CVS’ fourth quarter lands sales-side up
WOONSOCKET, R.I. —CVS Caremark may have closed the books on a fiscal 2009 that brimmed with a good deal of accomplishments, but the pharmacy healthcare provider has hit the ground running in 2010 as it enters several new markets and kicks off a string of health fairs for those living in underserved areas.
“While we reported another solid quarter this morning, rounding out 2009 ahead of our initial plan, we did accomplish a lot last year,” Tom Ryan, chairman, president and CEO, told analysts during the Feb. 8 conference call. “And while we were not happy with our overall [pharmacy benefit management] selling season, our enterprise-wide financial performance was very good.”
Aside from generating total revenues that rose 13% to a record $98.7 billion in 2009 and income from continuing operations that climbed nearly 11% to $3.7 billion, several highlights included the repositioning of its sales message to focus first on its PBM capabilities; continued growth of its Maintenance Choice program, which is now approaching more than 470 clients; and an increased investment in Generation Health to expand pharmacogenomic testing to its PBM clients.
Meanwhile, its MinuteClinic business, which now stands at 570 clinics in 56 markets, continues to offer new products and services. For example, it rolled out in the fourth quarter asthma monitoring screenings on a national basis and is piloting a diabetes monitoring service for patients already diagnosed with diabetes. A key focus going forward: adding protocol-driven monitoring services for such common chronic illnesses as hypertension and high cholesterol.
The bottom line is that, in 2009, CVS Caremark made good progress on strengthening its position as “the largest pharmacy healthcare provider in the nation with the broadest capabilities.”
But if the first few months of 2010 are any indication of how the coming fiscal year will play out, then CVS Caremark will, once again, deliver a string of milestones.
In January, the company entered the St. Louis market with the opening of four stores, with a fifth location slated to open in the fall, and the chain also opened its first store in the city of Memphis, Tenn., with more stores expected to open in Memphis later this year. Then in mid-February, the retailer officially opened its first two store locations in Puerto Rico—one in San Juan and one in Bayamón—with a total of nine stores slated to open on the island in 2010.
Meanwhile, the company recently kicked off its “A Su Salud” (To Your Health) health fairs for 2010, and has 800 events scheduled for the year in cities including Los Angeles, San Francisco, Sacramento and Fresno, Calif.; Houston, Dallas/Fort Worth and Corpus Christi, Texas; and Miami.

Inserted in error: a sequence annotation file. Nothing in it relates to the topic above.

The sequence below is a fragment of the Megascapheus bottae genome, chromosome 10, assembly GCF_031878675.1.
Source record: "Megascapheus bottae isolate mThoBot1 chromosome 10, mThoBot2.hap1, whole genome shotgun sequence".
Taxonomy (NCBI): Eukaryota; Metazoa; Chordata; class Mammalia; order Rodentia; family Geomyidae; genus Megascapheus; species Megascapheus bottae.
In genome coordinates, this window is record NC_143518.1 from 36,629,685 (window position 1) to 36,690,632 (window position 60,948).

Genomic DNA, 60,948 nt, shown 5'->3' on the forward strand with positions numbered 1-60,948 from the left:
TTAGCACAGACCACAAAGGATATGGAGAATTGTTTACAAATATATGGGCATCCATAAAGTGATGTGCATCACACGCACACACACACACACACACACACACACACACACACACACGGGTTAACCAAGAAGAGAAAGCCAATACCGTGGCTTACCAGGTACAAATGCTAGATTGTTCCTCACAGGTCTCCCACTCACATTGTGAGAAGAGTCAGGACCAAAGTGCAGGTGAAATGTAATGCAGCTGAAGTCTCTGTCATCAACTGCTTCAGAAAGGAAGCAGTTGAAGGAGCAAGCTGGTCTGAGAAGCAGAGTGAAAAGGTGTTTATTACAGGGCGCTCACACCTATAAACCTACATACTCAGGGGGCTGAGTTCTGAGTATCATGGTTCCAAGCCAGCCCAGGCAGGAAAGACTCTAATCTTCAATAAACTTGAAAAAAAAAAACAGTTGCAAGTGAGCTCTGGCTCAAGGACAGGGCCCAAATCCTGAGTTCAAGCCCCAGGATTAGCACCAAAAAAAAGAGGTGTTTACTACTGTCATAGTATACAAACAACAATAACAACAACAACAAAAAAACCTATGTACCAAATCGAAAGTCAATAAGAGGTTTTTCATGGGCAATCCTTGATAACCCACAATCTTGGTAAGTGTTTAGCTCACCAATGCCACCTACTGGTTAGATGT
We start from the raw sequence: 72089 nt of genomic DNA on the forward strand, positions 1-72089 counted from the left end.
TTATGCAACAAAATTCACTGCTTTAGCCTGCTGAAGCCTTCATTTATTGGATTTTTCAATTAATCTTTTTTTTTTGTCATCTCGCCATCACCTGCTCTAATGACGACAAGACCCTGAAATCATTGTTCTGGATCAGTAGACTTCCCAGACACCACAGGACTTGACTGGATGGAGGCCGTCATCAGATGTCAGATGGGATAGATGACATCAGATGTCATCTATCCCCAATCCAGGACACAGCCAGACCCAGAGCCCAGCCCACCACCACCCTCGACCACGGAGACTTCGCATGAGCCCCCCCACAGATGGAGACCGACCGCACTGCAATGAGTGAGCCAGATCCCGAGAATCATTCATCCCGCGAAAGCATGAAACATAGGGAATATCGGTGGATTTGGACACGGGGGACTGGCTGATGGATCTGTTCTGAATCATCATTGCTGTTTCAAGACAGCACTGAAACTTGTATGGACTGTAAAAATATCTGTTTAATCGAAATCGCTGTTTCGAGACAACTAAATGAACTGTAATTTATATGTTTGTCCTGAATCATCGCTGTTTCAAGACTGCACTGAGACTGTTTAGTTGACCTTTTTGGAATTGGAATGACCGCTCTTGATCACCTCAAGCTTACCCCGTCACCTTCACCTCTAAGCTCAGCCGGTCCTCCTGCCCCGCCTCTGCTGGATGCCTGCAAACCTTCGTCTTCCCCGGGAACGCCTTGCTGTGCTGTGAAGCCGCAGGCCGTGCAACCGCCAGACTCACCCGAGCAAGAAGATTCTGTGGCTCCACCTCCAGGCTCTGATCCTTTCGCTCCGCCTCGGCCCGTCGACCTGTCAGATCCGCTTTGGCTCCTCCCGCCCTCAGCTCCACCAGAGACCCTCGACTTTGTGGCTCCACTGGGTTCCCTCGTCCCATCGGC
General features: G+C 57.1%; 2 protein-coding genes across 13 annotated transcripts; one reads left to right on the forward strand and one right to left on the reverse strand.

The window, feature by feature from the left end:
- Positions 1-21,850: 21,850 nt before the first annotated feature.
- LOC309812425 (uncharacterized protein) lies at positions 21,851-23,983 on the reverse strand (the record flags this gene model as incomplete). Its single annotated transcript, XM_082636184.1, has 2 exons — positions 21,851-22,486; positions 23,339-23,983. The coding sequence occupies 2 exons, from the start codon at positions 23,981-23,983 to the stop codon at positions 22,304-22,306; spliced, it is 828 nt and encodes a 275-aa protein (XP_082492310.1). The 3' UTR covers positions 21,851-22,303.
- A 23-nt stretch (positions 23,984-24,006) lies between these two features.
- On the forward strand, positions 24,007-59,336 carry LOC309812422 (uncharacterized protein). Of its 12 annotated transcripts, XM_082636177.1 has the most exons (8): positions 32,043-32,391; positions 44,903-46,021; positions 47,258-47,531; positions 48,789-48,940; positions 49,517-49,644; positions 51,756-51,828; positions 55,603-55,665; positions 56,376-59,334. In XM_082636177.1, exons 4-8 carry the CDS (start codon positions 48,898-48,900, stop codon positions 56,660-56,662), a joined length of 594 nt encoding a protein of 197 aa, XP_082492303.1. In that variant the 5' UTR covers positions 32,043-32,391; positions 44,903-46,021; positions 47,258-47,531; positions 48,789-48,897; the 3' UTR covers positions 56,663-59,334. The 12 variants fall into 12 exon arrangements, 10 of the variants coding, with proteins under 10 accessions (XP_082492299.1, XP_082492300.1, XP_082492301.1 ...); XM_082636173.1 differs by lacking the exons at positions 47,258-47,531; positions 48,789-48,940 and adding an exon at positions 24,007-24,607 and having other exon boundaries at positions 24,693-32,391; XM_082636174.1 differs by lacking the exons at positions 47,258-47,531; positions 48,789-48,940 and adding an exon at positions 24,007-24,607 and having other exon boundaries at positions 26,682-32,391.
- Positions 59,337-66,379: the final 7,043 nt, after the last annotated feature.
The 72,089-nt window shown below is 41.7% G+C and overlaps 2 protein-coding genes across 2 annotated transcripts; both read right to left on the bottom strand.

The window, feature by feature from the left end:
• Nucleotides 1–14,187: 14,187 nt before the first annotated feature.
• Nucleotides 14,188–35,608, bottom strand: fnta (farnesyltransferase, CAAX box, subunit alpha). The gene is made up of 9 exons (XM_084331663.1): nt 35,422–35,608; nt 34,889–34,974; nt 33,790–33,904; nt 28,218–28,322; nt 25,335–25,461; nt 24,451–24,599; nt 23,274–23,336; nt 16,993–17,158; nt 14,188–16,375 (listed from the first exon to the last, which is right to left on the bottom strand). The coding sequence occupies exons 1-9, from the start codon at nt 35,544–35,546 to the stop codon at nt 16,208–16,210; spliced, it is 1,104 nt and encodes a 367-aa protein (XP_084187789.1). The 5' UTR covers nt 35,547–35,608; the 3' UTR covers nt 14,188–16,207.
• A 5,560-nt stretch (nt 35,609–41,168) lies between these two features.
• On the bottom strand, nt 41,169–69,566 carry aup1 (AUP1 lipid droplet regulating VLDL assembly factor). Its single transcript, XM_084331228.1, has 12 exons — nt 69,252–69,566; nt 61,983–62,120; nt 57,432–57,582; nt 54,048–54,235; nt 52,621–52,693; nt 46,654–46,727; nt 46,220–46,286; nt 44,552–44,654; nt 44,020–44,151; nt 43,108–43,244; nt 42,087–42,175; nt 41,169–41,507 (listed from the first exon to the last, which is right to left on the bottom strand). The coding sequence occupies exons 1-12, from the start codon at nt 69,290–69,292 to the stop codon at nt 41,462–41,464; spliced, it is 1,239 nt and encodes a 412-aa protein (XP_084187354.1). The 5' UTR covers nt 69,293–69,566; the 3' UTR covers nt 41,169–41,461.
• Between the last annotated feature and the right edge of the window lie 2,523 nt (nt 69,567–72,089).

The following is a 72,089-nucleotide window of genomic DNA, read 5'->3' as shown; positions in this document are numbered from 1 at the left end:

In 2009, more than 195,000 people were screened during the events, with CVS/pharmacy providing free and lowcost medical screenings and services valued at $49 million through the A Su Salud program and direct referrals from the events.
There’s no doubt that CVS Caremark has kicked off the year with a bang, and the momentum is unlikely to subside as the healthcare battle continues and patients, employers and third-party payers increasingly look for ways to curb costs and embrace innovative healthcare solutions.
Bashas’ rejects Albertsons’ buyout bid
NEW YORK Bashas’ has turned down a nearly $300 million buyout offer from Albertsons, according to published reports.
According to an American City Business Journals article, the Chandler, Ariz.-based Bashas’ was uninterested in a buyout offer of $290 million for the chain.
Bashas’ filed for Chapter 11 bankruptcy protection in July, announcing the following month that it would close 14 stores. Still, the published reports quoted an attorney representing the company as saying that the reorganization plan would ensure Bashas’ remained in the hands of the Bashas family, which has owned it since 1932.
Shoppers’ new initiatives sets chain up to become retail giant
WHAT IT MEANS AND WHY IT’S IMPORTANT While the decision to move in this direction may have been made before Chong Bang crossed the border, there is no questioning that industry watchers will be focused on what SDM’s new top merchant will do to further improve the stores.
(THE NEWS: Shoppers Drug Mart takes a page out of CCR playbook. For the full story, click here)
That has a lot to do with Bang’s pedigree — he’s directed a significant merchandising program at Walgreens, one of the leading pureplay pharmacies in the United States. And now he’s at Shoppers, the leading drug store retailer north of the border.
Bang will be armed at Shoppers with the sales data generated by 9.7 million members of the pharmacy’s Optimum loyalty program, 80% of whom are women. When you consider that there are only 34 million Canadians, that means that almost 1-in-3 Canadians are members of Shoppers’ loyalty program, and almost 1-in-2 Canadian women.
Presently, Shoppers plans to grow its square footage at a clip of 8% to 9% with a new distribution center slated to open in 2010 to help support that growth. And that’s really going to be Bang’s merchandising challenge — finding a way to slip one more item into that Shoppers marketbasket in a saturated marketplace. Bang certainly can’t build front-end sales by attracting new customers. There just aren’t that many Canadians who don’t already shop at Shoppers.
For Bang, it’ll be a question of optimizing categorical synergies and in doing so help drive impulse purchases. Similar to Walgreens, Shoppers is on a mission to make a good shopping experience better, and Bang’s expected to help realize that goal.